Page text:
Mounting revivals from mid-1919 to 1922, McPherson created a stir in cities such as Baltimore; her revivals sometimes lasted as long as four weeks. In December 1919, she went to Baltimore’s Lyric Opera House to conduct seventeen days of meetings.[10] The Baltimore Sun ran a thousand-word interview with her in the December 6, 1919, issue.[11] During the interview, the Sun reporter asked McPherson how she had decided on Baltimore as the site for a revival.
“As soon as I entered the city I saw the need. Women were sitting in the dining room smoking with the men,” McPherson replied. “I took up the newspapers and I saw card parties and dances advertised in connection with the churches. There was a coldness. Card parties, dances, theaters, all represent agencies of the devil to distract the attention of men and women away from spirituality . . .”[12]
While Aimee Semple Macpherson had traveled extensively in her evangelical work prior to arriving in Baltimore, she was first “discovered” by the newspapers while sitting with her mother in the red plush parlor of the Belvedere Hotel on December 5, 1919, a day after conducting evangelistic services at the Lyric Opera House.[12]
International Church of the Foursquare Gospel
Angelus Temple in Echo Park, Los Angeles, with radio towers.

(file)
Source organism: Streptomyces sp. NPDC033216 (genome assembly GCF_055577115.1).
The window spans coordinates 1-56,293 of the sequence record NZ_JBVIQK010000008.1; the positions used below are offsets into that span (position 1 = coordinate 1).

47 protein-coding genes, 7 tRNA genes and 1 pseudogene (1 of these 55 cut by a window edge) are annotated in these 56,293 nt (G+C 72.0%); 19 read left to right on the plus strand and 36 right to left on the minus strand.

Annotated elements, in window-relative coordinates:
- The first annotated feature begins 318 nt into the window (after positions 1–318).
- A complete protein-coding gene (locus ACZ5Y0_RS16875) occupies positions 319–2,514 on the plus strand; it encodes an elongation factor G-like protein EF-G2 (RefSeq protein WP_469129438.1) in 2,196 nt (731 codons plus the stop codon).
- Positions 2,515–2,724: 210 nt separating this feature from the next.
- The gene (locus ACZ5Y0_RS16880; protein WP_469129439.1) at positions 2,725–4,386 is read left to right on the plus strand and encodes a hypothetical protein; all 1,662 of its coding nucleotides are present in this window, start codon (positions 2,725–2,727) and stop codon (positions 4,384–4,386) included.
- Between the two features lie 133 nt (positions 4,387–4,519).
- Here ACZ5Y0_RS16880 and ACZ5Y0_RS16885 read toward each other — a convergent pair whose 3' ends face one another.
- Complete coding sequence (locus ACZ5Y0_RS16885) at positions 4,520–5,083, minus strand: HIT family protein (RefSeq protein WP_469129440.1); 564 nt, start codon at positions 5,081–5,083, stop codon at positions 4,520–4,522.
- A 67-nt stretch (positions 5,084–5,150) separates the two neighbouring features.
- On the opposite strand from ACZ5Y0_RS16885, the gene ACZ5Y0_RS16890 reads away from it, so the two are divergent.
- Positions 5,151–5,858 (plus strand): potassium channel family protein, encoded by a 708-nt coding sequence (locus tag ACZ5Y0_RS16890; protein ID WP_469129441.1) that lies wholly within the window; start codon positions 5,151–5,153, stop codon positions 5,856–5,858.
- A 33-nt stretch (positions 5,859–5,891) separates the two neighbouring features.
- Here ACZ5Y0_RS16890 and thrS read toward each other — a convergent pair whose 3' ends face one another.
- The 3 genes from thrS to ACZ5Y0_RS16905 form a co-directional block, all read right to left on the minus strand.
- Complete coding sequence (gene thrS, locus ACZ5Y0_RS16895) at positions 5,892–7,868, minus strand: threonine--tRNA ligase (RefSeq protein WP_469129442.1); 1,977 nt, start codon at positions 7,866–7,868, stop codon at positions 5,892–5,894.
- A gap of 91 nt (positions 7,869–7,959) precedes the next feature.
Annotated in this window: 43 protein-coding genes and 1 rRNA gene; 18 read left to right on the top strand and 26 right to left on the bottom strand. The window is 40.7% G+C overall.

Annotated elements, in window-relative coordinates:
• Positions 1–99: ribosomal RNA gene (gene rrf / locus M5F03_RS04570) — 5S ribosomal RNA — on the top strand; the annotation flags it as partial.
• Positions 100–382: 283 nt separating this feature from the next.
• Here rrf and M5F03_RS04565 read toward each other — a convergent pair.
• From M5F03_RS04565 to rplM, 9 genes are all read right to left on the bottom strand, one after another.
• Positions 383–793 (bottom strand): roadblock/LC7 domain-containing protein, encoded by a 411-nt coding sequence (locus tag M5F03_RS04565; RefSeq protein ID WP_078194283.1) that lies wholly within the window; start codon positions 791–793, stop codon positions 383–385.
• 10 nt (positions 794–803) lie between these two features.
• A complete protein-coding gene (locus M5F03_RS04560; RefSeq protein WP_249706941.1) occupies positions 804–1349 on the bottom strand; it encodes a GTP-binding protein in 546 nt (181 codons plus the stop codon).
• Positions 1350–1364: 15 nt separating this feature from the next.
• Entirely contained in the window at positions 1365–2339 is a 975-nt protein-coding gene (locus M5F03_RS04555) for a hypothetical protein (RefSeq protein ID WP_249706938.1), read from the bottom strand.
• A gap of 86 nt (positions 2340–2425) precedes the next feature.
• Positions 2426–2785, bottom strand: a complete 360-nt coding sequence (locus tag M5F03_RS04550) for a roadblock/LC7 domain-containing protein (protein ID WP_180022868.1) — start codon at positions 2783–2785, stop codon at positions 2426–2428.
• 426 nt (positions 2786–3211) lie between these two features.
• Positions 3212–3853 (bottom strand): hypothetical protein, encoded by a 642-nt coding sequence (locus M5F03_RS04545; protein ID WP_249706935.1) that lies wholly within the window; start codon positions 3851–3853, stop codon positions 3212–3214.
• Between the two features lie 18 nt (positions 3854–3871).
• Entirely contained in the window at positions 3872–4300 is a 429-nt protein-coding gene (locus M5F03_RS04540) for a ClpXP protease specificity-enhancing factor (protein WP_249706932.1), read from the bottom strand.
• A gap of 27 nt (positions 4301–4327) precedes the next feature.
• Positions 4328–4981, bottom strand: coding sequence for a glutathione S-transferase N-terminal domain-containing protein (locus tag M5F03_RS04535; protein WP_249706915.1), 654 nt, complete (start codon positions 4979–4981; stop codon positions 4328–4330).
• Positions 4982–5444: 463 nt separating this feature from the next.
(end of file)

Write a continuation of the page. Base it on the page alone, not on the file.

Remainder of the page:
Wearied by constant traveling and having nowhere to raise a family, McPherson had settled in Los Angeles, where she maintained both a home and a church. McPherson believed that by creating a church in Los Angeles, her audience would come to her from all over the country. This, she felt, would allow her to plant seeds of Gospel and tourists would take it home to their communities, still reaching the masses. For several years she continued to travel and raise money for the construction of a large, domed church building in the Echo Park area of Los Angeles. The church would be named Angelus Temple. Raising more money than she had hoped, McPherson altered the original plans, and built a "megachurch" that would draw many followers throughout the years. The church was dedicated on January 1, 1923. The auditorium had a seating capacity of 5,300 people and was filled three times each day, seven days a week. At first, McPherson preached every service, often in a dramatic scene she put together to attract audiences.